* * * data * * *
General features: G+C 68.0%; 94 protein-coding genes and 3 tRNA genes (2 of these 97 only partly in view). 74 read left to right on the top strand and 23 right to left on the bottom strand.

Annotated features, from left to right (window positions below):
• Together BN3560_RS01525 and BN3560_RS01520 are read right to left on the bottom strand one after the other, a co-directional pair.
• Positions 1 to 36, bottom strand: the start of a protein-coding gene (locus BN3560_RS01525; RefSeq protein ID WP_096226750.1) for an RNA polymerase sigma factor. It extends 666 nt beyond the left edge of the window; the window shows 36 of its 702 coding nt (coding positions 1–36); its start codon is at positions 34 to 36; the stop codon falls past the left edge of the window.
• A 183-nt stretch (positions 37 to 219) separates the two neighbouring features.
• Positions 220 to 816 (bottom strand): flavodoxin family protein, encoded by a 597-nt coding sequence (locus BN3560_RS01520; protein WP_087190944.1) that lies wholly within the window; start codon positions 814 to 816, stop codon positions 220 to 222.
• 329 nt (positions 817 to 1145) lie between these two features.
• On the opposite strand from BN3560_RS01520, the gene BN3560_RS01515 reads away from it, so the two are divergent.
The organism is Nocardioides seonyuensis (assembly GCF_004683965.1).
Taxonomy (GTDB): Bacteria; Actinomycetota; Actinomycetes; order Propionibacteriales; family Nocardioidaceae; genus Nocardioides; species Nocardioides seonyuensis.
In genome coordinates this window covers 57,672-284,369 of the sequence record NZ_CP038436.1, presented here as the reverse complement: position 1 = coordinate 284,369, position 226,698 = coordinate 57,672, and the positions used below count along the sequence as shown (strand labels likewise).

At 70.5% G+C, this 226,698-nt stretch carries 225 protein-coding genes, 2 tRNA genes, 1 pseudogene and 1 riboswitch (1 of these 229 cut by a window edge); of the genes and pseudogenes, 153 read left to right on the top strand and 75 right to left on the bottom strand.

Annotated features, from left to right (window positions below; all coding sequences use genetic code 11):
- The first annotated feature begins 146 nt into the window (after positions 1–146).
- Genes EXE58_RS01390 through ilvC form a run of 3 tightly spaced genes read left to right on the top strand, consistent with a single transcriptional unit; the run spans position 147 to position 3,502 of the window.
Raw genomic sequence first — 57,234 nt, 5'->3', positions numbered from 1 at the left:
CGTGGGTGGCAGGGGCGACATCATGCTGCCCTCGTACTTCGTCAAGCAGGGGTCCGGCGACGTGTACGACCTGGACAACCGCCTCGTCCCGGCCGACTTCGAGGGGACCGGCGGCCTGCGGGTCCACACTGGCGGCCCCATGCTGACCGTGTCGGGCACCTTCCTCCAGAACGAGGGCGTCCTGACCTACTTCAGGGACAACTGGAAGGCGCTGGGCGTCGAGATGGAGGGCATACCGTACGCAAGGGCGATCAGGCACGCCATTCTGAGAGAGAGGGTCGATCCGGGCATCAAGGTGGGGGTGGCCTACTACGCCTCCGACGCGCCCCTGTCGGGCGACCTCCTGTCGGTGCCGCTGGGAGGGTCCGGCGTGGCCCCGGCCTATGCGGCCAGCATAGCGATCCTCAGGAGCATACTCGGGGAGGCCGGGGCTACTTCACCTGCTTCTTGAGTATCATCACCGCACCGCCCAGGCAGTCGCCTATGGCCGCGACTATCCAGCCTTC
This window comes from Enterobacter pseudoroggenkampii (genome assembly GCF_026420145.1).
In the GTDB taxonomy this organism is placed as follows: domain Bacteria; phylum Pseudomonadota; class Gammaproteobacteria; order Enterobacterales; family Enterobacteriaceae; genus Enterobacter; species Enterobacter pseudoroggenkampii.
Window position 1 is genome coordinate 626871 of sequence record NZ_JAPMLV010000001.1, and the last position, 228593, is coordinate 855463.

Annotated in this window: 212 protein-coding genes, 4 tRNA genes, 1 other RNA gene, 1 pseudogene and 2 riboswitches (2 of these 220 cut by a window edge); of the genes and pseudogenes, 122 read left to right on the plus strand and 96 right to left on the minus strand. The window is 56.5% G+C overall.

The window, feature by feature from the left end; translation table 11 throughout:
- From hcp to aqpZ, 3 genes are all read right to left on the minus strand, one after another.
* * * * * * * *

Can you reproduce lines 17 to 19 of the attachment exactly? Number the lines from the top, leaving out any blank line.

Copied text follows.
CGTGGGTGGCAGGGGCGACATCATGCTGCCCTCGTACTTCGTCAAGCAGGGGTCCGGCGACGTGTACGACCTGGACAACCGCCTCGTCCCGGCCGACTTCGAGGGGACCGGCGGCCTGCGGGTCCACACTGGCGGCCCCATGCTGACCGTGTCGGGCACCTTCCTCCAGAACGAGGGCGTCCTGACCTACTTCAGGGACAACTGGAAGGCGCTGGGCGTCGAGATGGAGGGCATACCGTACGCAAGGGCGATCAGGCACGCCATTCTGAGAGAGAGGGTCGATCCGGGCATCAAGGTGGGGGTGGCCTACTACGCCTCCGACGCGCCCCTGTCGGGCGACCTCCTGTCGGTGCCGCTGGGAGGGTCCGGCGTGGCCCCGGCCTATGCGGCCAGCATAGCGATCCTCAGGAGCATACTCGGGGAGGCCGGGGCTACTTCACCTGCTTCTTGAGTATCATCACCGCACCGCCCAGGCAGTCGCCTATGGCCGCGACTATCCAGCCTTC
This window comes from Enterobacter pseudoroggenkampii (genome assembly GCF_026420145.1).
In the GTDB taxonomy this organism is placed as follows: domain Bacteria; phylum Pseudomonadota; class Gammaproteobacteria; order Enterobacterales; family Enterobacteriaceae; genus Enterobacter; species Enterobacter pseudoroggenkampii.